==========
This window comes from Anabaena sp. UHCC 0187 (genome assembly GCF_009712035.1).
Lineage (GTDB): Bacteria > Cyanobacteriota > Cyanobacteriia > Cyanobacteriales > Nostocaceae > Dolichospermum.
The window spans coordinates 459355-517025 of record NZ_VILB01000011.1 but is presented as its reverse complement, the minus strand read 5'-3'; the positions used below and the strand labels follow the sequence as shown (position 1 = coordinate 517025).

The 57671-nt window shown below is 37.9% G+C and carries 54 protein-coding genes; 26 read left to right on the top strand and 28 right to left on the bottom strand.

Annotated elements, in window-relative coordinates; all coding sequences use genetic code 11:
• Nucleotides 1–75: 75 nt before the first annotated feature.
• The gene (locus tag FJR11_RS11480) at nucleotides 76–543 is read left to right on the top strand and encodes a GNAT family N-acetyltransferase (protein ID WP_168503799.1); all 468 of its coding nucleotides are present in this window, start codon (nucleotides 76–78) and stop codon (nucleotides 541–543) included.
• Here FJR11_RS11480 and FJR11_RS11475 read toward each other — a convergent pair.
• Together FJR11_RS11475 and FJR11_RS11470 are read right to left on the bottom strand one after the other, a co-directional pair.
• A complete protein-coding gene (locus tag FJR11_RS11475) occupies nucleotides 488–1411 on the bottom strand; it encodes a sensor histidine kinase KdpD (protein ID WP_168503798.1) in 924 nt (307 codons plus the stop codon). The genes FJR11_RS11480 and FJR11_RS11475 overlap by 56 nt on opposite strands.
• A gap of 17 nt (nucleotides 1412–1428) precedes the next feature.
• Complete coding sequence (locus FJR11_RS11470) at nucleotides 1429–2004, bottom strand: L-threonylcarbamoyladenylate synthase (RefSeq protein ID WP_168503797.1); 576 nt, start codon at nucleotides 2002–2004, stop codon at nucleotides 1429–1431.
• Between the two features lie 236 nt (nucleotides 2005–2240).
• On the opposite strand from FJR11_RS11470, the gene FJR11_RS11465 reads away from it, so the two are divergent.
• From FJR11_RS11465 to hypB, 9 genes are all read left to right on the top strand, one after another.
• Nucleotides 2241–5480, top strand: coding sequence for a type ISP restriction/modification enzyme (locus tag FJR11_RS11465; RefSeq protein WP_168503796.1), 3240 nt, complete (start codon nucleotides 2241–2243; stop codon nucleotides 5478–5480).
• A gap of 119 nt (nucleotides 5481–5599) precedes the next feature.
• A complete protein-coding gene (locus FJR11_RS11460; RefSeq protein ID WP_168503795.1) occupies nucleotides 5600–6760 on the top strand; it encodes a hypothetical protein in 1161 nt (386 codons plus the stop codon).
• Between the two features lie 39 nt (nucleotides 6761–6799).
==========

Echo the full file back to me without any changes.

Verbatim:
This window comes from Anabaena sp. UHCC 0187 (genome assembly GCF_009712035.1).
Lineage (GTDB): Bacteria > Cyanobacteriota > Cyanobacteriia > Cyanobacteriales > Nostocaceae > Dolichospermum.
The window spans coordinates 459355-517025 of record NZ_VILB01000011.1 but is presented as its reverse complement, the minus strand read 5'-3'; the positions used below and the strand labels follow the sequence as shown (position 1 = coordinate 517025).

The 57671-nt window shown below is 37.9% G+C and carries 54 protein-coding genes; 26 read left to right on the top strand and 28 right to left on the bottom strand.

Annotated elements, in window-relative coordinates; all coding sequences use genetic code 11:
• Nucleotides 1–75: 75 nt before the first annotated feature.
• The gene (locus tag FJR11_RS11480) at nucleotides 76–543 is read left to right on the top strand and encodes a GNAT family N-acetyltransferase (protein ID WP_168503799.1); all 468 of its coding nucleotides are present in this window, start codon (nucleotides 76–78) and stop codon (nucleotides 541–543) included.
• Here FJR11_RS11480 and FJR11_RS11475 read toward each other — a convergent pair.
• Together FJR11_RS11475 and FJR11_RS11470 are read right to left on the bottom strand one after the other, a co-directional pair.
• A complete protein-coding gene (locus tag FJR11_RS11475) occupies nucleotides 488–1411 on the bottom strand; it encodes a sensor histidine kinase KdpD (protein ID WP_168503798.1) in 924 nt (307 codons plus the stop codon). The genes FJR11_RS11480 and FJR11_RS11475 overlap by 56 nt on opposite strands.
• A gap of 17 nt (nucleotides 1412–1428) precedes the next feature.
• Complete coding sequence (locus FJR11_RS11470) at nucleotides 1429–2004, bottom strand: L-threonylcarbamoyladenylate synthase (RefSeq protein ID WP_168503797.1); 576 nt, start codon at nucleotides 2002–2004, stop codon at nucleotides 1429–1431.
• Between the two features lie 236 nt (nucleotides 2005–2240).
• On the opposite strand from FJR11_RS11470, the gene FJR11_RS11465 reads away from it, so the two are divergent.
• From FJR11_RS11465 to hypB, 9 genes are all read left to right on the top strand, one after another.
• Nucleotides 2241–5480, top strand: coding sequence for a type ISP restriction/modification enzyme (locus tag FJR11_RS11465; RefSeq protein WP_168503796.1), 3240 nt, complete (start codon nucleotides 2241–2243; stop codon nucleotides 5478–5480).
• A gap of 119 nt (nucleotides 5481–5599) precedes the next feature.
• A complete protein-coding gene (locus FJR11_RS11460; RefSeq protein ID WP_168503795.1) occupies nucleotides 5600–6760 on the top strand; it encodes a hypothetical protein in 1161 nt (386 codons plus the stop codon).
• Between the two features lie 39 nt (nucleotides 6761–6799).